Posted by Kevin on November 4, 2014.
The Times ran a report over the weekend claiming that the Metropolitan Police uses ‘IMSI catchers’, also known as Stingrays, to collect communications from mobile phone users. If you want the details you will need some serious hacking skills, or a Times subscription. But if you just want the gist, you can get it from reports in RT and The Drum (and elsewhere).
According to the Times, the Metropolitan police – which is the country’s biggest force – is deploying devices called IMSI Catchers that can detect the “identity, call and message data of mobile phones” and, at their most powerful, even listen in on conversations and read text messages…
…It goes on to claim that this material is not automatically deleted and therefore police are thought to have stored details of “many thousands” of innocent people’s phone activity.
UK police accused of ‘snooping’ on mobile phone users with secret surveillance technology
The real surprise, however, is that this should be considered news.
Back in 2011/2012, Eric King, deputy director of Privacy international, attempted to use the Freedom of Information Act to get IMSI catcher details from the Met. The full story can be found here and then here.
In October 2011 King requested:
all guidelines, presentations, policy statements, legal opinions, memoranda, briefs, training manuals, emails and any other documents including communications and procurements relating to the use of “IMSI catchers”, “cell site simulators”, “virtual base transceiver stations”, “mobile phone jammers” or similar mobile phone surveillance and tracking devices.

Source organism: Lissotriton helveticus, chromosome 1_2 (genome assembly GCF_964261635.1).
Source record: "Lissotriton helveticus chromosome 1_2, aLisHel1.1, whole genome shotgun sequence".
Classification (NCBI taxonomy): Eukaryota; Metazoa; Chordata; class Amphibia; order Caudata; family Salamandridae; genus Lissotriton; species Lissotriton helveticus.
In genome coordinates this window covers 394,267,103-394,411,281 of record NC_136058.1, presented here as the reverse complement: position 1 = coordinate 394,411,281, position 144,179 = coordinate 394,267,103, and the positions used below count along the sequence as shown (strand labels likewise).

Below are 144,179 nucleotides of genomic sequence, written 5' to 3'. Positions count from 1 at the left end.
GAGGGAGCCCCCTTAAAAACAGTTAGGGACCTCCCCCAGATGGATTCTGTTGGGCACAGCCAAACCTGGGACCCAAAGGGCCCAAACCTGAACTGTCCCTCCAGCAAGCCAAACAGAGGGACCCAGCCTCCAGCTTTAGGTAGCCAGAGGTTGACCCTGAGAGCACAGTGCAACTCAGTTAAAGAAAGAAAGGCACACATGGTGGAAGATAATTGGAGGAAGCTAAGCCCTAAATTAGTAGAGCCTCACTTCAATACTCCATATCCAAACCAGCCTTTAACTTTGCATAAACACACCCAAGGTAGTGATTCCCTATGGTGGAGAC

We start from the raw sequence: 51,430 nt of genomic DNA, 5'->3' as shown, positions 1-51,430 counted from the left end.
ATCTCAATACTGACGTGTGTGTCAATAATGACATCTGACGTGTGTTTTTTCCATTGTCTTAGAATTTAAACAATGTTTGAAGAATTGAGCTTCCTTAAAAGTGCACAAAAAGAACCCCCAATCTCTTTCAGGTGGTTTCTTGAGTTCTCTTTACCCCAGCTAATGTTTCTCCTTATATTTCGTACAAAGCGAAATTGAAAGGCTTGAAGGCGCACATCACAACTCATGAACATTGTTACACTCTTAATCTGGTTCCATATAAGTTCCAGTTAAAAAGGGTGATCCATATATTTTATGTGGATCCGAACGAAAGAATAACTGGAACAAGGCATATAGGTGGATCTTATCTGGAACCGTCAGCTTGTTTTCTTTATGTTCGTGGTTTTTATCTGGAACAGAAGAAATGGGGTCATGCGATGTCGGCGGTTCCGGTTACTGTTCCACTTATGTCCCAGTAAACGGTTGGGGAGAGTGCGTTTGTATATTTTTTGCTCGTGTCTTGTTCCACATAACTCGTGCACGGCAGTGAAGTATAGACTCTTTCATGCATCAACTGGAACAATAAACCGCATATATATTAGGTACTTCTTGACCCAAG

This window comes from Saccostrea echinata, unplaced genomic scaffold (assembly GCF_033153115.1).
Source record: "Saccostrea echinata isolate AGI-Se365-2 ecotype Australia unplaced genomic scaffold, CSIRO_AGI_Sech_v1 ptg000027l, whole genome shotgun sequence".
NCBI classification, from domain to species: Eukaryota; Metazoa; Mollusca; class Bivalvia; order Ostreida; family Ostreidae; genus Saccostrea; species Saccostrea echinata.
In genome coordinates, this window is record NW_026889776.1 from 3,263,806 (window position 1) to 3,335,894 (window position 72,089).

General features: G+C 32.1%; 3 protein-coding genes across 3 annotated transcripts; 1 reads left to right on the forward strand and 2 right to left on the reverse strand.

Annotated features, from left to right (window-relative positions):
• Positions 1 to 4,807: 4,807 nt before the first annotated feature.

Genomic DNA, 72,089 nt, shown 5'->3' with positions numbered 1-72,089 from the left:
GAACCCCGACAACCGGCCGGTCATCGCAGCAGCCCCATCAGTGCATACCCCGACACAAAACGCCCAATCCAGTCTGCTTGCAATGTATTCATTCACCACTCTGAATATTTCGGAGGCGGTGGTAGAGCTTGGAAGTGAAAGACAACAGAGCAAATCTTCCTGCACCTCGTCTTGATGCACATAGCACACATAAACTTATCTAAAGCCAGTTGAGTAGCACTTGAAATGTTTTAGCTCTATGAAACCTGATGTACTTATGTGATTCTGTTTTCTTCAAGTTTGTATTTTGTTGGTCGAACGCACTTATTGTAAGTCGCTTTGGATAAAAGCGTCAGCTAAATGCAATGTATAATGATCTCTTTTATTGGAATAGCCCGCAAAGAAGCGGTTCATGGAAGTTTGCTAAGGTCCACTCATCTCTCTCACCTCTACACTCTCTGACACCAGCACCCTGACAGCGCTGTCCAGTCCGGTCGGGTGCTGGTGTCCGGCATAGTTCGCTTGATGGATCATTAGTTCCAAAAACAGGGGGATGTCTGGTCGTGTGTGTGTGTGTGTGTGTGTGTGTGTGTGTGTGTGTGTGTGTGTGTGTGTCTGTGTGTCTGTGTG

After numerous prevarications from the Met claiming that the request was too costly, too broad or not clear, the Met finally said in January 2012,
In accordance with the Freedom of Information Act 2000 (the Act), this email represents a Refusal Notice for this particular request under Section 17(1).
Note that it was no longer the original request, having morphed during King’s numerous attempts to phrase the request in a format acceptable to the Met — but that’s pretty much the outcome.
At one point King helpfully told the Met, “More information about IMSI Catchers and their acquisition by the Metropolitan Police Service can be found in this recent guardian article…”
If you still have any doubts over the accuracy of these allegations, I also refer to the book Advanced Criminal Investigations and Intelligence Operations written by Dr Robert Girod. It includes this helpful explanation:
IMSI catchers, such as the one purchased by the London Metropolitan Police, allow authorities to shut off targeted phones remotely and gather data about thousands of users in a specific area. They can force phones to release their unique IMSI and IMEI identity codes, which can then be used to track a person’s movements in real time. They can be slipped into a suitcase and used almost anywhere to spy on mobile phone communications. IMSI catchers are high-tech portable devices used by law enforcement agencies across the world to secretly intercept conversations and text messages.
The only ‘new’ piece of information in the Times report is that the Met keeps hold of all the innocent conversations. But that should be no surprise either considering the difficulty innocent suspects have had in getting themselves removed from the police DNA database. Information is a currency that law enforcement rarely abandons.
IMSI catchers are small, portable and inexpensive. I suspect they were drafted in soon after the London riots specifically to be able to monitor organized riots and used indiscriminately ever since. I suspect they are also widely used by other police forces in large urban areas. I would not be surprised if the Met has a network of these devices covering the greater part of London just as there is a network of CCTV cameras doing similar.Submitted in: News, News_privacy, News_surveillance |